Exhibitions examining how the internet has altered the creation, display, and reception of art are at present frantically populating museums and cultural institutions. FRONT International’s Digital Infinities exercise, however, carefully refrains from pronouncements suggesting that digital networks are revolutionary or transformational. Nor does it attempt to summarize its histories or fetishize its creative influencers. Instead, this exercise functions pragmatically as an auxiliary platform for a range of work by contemporary artists Chris Dorland, Jeff Gibson, Alix Pearlstein, Pieter Schoolwerth and Alexandra Lerman, Peter Scott, Kitnick & Thurman, Lin Ke, Jonathan Horowitz, and Siebren Versteeg.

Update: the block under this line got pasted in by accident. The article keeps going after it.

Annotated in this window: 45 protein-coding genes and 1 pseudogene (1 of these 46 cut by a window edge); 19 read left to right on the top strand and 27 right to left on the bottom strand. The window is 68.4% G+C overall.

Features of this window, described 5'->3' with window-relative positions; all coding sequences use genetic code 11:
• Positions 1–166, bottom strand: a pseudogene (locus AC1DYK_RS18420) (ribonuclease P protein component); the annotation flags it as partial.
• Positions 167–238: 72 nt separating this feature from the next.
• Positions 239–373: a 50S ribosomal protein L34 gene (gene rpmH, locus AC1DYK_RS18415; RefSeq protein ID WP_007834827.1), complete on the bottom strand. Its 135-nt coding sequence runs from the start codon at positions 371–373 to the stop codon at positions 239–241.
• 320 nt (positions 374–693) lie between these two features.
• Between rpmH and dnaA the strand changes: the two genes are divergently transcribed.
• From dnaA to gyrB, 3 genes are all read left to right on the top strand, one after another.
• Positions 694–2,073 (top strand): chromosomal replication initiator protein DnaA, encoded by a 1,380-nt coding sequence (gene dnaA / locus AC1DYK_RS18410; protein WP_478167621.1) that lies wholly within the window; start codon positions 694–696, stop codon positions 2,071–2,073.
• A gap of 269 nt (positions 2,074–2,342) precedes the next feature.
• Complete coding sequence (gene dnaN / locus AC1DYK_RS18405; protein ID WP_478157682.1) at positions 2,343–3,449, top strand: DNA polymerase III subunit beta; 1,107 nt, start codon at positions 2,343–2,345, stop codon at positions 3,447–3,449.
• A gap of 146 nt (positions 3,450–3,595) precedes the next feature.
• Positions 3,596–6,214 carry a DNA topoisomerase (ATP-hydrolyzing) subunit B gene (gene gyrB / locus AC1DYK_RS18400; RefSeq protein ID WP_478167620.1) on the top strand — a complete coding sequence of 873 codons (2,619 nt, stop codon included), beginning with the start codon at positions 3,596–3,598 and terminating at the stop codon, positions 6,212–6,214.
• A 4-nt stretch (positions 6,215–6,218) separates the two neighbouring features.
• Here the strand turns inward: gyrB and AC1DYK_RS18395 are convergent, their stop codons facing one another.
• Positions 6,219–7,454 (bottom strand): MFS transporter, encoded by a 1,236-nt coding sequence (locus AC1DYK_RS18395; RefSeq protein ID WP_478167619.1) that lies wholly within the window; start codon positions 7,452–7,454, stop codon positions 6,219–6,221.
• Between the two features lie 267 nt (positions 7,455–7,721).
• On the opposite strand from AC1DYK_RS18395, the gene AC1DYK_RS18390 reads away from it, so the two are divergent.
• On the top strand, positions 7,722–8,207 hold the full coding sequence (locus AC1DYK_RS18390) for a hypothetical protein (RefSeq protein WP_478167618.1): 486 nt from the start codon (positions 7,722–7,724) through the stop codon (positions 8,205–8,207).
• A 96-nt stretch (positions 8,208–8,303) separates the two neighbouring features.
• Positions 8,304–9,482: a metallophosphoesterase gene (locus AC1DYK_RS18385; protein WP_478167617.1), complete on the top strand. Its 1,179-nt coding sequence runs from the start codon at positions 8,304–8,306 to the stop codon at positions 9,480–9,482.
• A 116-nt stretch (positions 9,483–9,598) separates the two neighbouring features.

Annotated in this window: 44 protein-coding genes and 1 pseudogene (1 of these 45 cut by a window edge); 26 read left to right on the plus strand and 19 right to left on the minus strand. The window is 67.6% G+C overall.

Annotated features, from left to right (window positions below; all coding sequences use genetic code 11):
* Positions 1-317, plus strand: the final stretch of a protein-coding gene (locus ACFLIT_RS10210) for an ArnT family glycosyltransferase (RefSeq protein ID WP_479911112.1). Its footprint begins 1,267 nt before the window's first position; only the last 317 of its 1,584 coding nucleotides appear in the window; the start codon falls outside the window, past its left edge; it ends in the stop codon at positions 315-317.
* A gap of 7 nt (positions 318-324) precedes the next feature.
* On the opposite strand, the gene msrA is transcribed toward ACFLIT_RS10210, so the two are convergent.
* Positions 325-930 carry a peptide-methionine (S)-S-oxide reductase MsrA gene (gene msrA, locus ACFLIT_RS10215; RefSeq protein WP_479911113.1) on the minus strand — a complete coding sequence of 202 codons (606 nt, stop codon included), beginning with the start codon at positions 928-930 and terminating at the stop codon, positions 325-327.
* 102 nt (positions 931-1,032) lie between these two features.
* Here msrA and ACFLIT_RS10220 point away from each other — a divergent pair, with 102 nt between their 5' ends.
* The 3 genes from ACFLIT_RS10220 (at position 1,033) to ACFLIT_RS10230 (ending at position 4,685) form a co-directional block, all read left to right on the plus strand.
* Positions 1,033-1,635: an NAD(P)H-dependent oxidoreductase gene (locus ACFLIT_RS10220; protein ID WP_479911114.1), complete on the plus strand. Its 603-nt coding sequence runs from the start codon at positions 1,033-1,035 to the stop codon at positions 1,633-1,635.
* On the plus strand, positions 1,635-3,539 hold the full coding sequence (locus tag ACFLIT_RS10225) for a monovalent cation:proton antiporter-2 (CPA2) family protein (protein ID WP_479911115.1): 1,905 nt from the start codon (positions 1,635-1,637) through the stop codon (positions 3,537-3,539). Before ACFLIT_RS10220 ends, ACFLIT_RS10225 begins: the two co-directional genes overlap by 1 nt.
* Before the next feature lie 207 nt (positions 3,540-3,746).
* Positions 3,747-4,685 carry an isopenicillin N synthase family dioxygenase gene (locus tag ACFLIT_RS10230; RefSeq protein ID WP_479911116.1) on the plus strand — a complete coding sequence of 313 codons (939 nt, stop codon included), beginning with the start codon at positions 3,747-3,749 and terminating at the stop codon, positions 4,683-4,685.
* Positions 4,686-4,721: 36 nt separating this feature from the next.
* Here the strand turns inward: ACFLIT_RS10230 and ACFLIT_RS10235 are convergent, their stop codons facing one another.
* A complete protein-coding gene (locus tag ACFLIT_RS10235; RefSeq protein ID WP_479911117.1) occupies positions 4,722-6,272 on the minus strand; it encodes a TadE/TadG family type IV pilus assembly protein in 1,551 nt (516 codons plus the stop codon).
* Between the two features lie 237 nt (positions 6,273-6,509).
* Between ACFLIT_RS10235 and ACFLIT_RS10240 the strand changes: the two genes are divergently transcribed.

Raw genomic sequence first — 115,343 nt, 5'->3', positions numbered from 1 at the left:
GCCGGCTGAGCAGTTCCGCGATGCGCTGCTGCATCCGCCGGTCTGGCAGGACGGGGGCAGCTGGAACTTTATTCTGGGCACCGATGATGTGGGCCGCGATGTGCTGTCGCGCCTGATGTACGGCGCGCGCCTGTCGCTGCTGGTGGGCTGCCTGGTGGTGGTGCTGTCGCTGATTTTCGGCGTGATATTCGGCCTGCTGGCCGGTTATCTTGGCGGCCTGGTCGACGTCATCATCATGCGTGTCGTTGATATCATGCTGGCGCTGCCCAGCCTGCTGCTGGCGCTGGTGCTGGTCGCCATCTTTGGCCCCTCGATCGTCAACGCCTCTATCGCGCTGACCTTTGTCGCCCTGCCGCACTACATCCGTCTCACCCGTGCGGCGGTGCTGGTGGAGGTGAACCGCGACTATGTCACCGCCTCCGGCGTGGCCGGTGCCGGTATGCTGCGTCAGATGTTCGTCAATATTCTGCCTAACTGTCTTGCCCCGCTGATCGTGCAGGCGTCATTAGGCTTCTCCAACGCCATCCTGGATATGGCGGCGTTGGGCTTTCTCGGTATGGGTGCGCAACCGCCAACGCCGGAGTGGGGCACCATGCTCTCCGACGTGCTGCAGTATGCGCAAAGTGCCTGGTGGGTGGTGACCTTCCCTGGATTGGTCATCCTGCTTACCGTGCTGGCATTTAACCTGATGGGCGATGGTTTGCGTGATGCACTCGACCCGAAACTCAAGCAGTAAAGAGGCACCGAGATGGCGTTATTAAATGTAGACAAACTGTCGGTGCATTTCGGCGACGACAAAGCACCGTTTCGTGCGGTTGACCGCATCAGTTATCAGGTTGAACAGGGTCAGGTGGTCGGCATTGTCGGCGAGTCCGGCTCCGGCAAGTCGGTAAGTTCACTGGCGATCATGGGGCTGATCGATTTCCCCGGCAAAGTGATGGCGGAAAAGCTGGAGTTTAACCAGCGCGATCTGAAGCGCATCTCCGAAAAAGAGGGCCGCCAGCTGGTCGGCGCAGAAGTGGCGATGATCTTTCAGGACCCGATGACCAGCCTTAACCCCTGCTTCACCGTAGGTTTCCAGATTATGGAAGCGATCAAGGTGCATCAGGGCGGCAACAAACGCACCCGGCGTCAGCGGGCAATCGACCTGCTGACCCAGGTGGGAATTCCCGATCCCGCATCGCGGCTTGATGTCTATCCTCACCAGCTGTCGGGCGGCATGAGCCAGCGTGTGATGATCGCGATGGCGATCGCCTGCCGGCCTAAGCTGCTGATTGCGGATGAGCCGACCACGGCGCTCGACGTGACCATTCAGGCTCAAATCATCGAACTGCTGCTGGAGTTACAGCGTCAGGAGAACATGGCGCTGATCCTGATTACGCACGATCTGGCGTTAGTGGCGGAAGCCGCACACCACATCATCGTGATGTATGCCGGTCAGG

Circulating artworks unbound by the limits of space and time, several of the contributions to Digital Infinities root their aesthetics in an inherent critique of a late capitalist landscape shaped by consumerism, invention, and inventory. Other projects revel in the fantastical and emancipatory powers of the indefinitely expanding process of social interconnectedness. There are also some works that engage the politics of alienation and distraction, and others that focus on the entanglement of personal narratives and cultural identity. Connected directly to the hub of FRONT’s digital presence—its website—these offerings can never be complete or encompassing as they migrate across networks.